All in all, an extra person you can trust and rely on during this time to take care of your needs so you can take care of your baby can be a truly wonderful thing. Sometimes we have to create the 'village' we hear so much about and you may be surprised by how happy people are to be given specific jobs that they know are going to make a real difference to your early postpartum life.


Bodywork


This is one that is often forgotten but, as a trained holistic therapist, it is one of the ones I am very passionate about. Massage, chiropractic work, seeing a women's physio, scar support/massage (for caesarean births) and gentle stretching. All of these things can be so important in those early weeks and months to support your body and mind to heal. You may need to consult with your medical professionals prior to certain activities and work with someone qualified to support people in the postnatal period but giving your body time, love and space to recover can be invaluable. And it needn’t be expensive. If these kind of treatments aren’t something you can stretch to, there are lots of things you can do at home too. Think warm sitz baths, rubbing nourishing oils in to your muscles and asking those around you to support you to gently move your body in ways that supports your recovery.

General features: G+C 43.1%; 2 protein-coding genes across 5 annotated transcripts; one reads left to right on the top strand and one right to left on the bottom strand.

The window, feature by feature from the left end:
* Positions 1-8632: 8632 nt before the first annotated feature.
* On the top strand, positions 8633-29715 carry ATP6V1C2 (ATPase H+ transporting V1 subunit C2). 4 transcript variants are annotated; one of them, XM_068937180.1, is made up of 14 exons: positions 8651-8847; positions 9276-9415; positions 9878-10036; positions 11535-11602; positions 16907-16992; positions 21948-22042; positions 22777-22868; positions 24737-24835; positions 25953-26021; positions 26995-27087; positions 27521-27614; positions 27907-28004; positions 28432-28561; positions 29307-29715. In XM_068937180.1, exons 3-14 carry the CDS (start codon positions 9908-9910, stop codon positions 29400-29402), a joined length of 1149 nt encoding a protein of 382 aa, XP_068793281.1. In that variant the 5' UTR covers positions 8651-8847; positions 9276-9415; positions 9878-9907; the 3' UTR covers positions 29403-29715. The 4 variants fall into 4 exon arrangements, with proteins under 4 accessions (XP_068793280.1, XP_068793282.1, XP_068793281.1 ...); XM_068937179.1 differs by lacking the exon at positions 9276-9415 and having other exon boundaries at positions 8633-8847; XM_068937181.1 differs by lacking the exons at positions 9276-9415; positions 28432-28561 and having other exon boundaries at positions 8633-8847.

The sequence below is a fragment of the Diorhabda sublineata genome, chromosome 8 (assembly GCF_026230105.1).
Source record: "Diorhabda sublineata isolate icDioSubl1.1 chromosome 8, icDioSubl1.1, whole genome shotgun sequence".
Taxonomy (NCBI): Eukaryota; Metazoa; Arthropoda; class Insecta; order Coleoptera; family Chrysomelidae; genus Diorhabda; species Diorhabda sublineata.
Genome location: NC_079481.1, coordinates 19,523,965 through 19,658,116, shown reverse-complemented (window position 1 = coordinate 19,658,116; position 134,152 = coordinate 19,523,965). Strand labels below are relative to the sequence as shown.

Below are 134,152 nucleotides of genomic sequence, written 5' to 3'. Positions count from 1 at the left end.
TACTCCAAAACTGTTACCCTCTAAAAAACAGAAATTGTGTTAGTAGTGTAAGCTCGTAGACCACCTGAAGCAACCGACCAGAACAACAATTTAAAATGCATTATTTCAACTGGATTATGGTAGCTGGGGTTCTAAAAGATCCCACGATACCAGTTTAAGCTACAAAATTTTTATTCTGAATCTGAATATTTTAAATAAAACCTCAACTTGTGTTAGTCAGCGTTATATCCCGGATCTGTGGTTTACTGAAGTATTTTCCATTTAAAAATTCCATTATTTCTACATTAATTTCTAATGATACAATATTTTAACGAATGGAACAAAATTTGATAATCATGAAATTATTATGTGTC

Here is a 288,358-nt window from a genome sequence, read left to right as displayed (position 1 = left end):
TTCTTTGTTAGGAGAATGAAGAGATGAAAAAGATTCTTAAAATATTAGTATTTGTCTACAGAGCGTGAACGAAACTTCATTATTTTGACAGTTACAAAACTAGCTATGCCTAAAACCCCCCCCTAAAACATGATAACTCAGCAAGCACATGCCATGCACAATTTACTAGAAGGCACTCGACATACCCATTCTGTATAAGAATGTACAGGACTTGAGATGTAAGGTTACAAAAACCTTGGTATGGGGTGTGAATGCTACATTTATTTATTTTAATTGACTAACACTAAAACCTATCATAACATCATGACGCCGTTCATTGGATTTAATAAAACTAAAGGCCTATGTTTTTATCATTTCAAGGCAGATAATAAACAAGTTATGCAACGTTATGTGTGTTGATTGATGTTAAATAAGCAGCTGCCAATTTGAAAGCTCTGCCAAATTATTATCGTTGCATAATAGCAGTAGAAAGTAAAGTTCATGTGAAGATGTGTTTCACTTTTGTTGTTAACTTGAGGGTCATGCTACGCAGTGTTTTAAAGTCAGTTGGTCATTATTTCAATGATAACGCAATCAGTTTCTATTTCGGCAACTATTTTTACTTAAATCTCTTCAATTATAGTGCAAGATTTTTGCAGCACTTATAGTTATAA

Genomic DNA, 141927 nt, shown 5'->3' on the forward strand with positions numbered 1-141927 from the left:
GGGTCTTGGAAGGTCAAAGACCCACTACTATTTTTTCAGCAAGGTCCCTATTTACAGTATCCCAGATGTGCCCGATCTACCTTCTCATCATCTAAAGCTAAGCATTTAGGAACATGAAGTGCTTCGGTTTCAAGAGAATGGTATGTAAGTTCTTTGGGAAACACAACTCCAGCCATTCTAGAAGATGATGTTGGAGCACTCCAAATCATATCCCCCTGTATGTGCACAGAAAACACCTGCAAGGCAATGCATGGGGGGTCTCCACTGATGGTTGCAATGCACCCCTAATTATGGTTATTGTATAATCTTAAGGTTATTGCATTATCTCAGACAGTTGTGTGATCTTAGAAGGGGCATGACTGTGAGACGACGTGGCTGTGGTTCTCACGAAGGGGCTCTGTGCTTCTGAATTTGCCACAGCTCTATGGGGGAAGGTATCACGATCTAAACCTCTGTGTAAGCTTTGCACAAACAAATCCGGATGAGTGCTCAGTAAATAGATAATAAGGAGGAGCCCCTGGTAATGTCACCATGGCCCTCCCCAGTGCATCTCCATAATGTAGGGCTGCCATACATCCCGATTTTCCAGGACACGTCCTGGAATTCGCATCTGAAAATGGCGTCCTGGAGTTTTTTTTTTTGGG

So, why bother?


We know that there are lots of things to think about in the run up to having your baby and what happens afterwards can be far from your mind. So, why would you want to bother considering all of the above?